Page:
When it comes to the health coverage taxpayers provide the public employees who fight our fires, police our streets and generally keep our city running - there's apparently new reason for buyers remorse.
"My blood pressure medicine went from $30 to $160 dollars per month. I work with people whose whole entire paycheck goes toward paying medical deductions for necessary treatment," said Isiah Monroe, a longtime City of Houston employee.
Isiah Monroe is one of thousands of public workers who saw increased premiums, co-pays and deductibles when the City decided to battle rising health care costs by becoming it's own insurance company.
To operate this so called "self-insurance plan" Mayor Annise Parker and City Council hired Cigna.
"I think we really need to take a deep dive and examine whether this really a good thing for us," said City Controller Ron Green.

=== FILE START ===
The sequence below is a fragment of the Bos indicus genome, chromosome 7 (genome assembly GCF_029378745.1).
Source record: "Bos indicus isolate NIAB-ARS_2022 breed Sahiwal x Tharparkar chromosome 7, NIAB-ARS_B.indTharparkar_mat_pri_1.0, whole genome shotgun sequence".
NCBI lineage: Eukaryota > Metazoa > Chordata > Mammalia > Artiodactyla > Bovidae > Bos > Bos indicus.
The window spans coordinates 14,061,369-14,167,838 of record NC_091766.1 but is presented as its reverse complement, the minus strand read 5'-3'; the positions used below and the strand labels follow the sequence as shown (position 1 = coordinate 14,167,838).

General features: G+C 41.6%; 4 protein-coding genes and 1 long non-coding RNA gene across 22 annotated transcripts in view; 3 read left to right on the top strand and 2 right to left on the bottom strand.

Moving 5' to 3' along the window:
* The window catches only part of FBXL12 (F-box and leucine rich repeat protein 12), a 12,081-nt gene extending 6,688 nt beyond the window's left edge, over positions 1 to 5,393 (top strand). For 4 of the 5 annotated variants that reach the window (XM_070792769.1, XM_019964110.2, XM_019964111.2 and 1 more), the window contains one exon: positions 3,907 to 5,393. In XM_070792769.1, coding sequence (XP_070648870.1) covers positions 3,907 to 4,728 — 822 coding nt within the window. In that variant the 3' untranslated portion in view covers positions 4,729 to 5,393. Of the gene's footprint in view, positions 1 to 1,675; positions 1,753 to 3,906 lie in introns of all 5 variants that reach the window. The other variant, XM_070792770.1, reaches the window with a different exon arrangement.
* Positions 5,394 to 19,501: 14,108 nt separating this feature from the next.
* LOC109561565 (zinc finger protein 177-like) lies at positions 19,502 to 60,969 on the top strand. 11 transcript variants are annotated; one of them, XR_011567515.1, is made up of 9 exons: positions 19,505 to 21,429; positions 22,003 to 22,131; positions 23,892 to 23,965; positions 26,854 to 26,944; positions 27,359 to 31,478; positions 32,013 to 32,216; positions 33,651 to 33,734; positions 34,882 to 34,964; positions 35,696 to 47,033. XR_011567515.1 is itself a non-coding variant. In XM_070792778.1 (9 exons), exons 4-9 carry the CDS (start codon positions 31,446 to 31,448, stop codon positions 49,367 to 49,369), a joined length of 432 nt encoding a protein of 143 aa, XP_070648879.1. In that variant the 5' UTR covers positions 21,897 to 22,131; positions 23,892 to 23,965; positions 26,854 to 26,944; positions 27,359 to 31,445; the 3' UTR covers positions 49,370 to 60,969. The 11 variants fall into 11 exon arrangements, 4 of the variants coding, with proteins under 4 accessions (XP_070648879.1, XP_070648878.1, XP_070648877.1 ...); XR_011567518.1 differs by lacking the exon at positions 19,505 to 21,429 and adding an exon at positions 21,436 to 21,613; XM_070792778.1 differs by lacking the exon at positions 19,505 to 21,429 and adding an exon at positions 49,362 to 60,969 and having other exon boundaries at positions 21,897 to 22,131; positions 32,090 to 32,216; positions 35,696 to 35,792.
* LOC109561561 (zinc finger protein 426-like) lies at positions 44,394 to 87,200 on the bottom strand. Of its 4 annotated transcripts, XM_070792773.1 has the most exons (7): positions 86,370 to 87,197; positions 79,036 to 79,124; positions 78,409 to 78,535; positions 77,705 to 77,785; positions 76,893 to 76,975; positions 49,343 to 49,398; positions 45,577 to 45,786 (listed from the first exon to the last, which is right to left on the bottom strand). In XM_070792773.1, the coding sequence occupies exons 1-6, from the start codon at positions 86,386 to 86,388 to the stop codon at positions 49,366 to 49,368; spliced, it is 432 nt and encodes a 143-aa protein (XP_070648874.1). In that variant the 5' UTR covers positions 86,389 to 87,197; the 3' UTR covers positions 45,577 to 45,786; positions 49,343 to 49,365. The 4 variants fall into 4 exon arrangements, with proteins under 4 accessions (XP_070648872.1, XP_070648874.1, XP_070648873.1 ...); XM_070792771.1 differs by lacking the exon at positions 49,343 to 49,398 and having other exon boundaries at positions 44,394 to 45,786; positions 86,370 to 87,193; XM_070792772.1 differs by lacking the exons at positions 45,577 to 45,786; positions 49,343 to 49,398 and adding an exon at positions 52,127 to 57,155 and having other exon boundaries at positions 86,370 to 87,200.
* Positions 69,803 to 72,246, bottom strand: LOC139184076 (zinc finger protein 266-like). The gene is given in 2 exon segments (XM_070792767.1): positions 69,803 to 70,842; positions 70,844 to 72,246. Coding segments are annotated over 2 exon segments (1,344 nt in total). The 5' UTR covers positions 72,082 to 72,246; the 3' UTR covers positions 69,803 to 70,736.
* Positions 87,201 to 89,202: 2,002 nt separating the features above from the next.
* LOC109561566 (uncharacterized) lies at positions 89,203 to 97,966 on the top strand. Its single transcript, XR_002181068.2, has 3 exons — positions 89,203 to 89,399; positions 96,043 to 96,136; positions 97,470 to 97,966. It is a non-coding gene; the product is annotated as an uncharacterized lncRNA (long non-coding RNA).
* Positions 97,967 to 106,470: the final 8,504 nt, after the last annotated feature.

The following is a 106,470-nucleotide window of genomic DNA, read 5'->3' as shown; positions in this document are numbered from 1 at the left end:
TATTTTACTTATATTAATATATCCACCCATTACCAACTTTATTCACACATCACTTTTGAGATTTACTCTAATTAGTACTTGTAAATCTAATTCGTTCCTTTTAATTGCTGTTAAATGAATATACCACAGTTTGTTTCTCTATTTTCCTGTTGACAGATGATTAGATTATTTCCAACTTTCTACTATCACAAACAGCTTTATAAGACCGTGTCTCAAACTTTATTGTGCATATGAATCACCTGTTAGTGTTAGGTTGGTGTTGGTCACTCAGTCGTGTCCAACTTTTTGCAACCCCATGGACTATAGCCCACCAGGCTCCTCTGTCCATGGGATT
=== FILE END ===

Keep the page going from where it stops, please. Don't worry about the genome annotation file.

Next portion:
Green's audit of the prescription benefit portion of the plan indicates that in its role as middleman Cigna kept close to $4 million in rebates and savings that should have gone to the City had Mayor Parker's staff done a better job of deal making.
"On the city side we have some gaps in expertise when it came to negotiating the contract and managing the contract," said Green.
The $4 million in Green's audit can be added to the $21 million dollars reportedly lost by the City over the last two years paying for so called "stop loss" coverage - an enormously expensive hedge against huge medical claims that never happened.
Together the losses attributed to management blunders add up to $357 dollars for each of the estimated 70,000 people insured by the City of Houston.
"At the end of the day the taxpayer still has not realized the savings that were presented to us," said Green.
Mayor Parker, in a written statement, strongly disputed Green's findings.
"The Controller's audit appears to be Monday morning quarterbacking based on a lack of understanding of the true workings of the contract," said Parker.